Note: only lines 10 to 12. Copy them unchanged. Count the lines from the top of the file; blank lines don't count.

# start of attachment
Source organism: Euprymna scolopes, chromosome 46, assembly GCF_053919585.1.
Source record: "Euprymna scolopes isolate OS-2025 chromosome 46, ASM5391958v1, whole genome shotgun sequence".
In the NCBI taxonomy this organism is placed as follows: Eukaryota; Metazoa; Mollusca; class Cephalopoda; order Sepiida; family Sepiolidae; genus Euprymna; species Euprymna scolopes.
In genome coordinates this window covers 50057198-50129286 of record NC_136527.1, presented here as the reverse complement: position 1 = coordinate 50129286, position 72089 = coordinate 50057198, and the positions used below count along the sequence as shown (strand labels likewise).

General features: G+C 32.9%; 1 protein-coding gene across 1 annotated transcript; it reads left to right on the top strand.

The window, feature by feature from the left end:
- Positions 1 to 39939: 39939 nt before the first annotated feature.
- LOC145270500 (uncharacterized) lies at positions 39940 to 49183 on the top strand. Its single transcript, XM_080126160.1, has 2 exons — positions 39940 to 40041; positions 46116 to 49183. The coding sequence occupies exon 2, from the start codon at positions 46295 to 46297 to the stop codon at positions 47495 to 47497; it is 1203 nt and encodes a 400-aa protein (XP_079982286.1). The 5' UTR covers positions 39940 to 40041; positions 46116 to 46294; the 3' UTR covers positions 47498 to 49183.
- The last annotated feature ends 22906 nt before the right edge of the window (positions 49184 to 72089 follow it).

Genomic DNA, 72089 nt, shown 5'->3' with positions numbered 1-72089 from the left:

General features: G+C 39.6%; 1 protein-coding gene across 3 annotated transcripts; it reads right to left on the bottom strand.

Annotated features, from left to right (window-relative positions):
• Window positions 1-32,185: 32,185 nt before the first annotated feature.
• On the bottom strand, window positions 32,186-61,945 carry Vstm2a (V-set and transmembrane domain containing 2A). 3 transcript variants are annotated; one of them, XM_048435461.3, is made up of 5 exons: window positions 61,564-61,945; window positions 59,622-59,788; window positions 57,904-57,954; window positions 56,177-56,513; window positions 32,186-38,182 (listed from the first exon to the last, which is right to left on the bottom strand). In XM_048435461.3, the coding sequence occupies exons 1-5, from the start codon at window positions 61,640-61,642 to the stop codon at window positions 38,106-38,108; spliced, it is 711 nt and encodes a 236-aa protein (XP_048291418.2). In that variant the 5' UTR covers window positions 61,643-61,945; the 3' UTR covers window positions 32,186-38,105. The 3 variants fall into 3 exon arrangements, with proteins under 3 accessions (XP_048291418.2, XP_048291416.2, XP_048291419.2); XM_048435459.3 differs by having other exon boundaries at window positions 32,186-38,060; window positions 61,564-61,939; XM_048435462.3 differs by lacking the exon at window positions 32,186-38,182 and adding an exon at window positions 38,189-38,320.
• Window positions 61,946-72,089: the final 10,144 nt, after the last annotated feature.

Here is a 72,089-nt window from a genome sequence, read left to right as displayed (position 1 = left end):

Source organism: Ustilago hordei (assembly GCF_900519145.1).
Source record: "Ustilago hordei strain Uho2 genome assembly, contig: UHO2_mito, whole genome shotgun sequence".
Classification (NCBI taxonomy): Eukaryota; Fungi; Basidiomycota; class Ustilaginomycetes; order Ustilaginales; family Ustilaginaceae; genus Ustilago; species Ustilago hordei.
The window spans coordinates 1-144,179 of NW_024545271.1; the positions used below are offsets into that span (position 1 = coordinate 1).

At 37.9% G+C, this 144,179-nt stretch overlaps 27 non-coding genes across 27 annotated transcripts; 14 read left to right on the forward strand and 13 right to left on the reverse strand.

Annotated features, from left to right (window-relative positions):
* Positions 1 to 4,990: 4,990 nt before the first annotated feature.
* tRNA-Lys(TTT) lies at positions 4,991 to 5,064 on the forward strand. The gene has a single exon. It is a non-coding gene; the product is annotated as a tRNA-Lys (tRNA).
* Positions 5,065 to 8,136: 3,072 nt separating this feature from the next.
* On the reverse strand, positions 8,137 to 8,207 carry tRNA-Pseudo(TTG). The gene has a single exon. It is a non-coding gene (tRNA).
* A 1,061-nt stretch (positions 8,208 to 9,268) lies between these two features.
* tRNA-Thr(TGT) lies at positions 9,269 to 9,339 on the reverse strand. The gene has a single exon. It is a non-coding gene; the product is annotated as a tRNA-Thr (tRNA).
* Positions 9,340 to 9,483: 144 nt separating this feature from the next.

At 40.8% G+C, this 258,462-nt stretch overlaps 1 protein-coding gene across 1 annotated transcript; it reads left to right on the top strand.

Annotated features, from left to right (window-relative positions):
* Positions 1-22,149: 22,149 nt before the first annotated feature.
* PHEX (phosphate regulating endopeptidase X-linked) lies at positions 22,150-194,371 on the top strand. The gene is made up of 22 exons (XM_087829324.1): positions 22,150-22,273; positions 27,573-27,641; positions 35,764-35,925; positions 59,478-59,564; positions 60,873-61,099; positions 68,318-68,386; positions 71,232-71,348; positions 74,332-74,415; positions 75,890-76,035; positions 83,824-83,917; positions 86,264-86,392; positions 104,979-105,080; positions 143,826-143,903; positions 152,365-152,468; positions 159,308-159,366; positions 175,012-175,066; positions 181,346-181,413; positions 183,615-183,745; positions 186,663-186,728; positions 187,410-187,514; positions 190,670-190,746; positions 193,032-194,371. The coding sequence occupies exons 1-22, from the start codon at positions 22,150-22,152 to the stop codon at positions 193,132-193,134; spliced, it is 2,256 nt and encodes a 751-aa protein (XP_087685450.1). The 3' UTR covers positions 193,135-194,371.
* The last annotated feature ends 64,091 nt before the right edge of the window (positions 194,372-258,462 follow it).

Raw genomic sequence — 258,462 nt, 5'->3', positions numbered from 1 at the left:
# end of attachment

Genomic DNA, 72089 nt, shown 5'->3' with positions numbered 1-72089 from the left:

General features: G+C 39.6%; 1 protein-coding gene across 3 annotated transcripts; it reads right to left on the bottom strand.

Annotated features, from left to right (window-relative positions):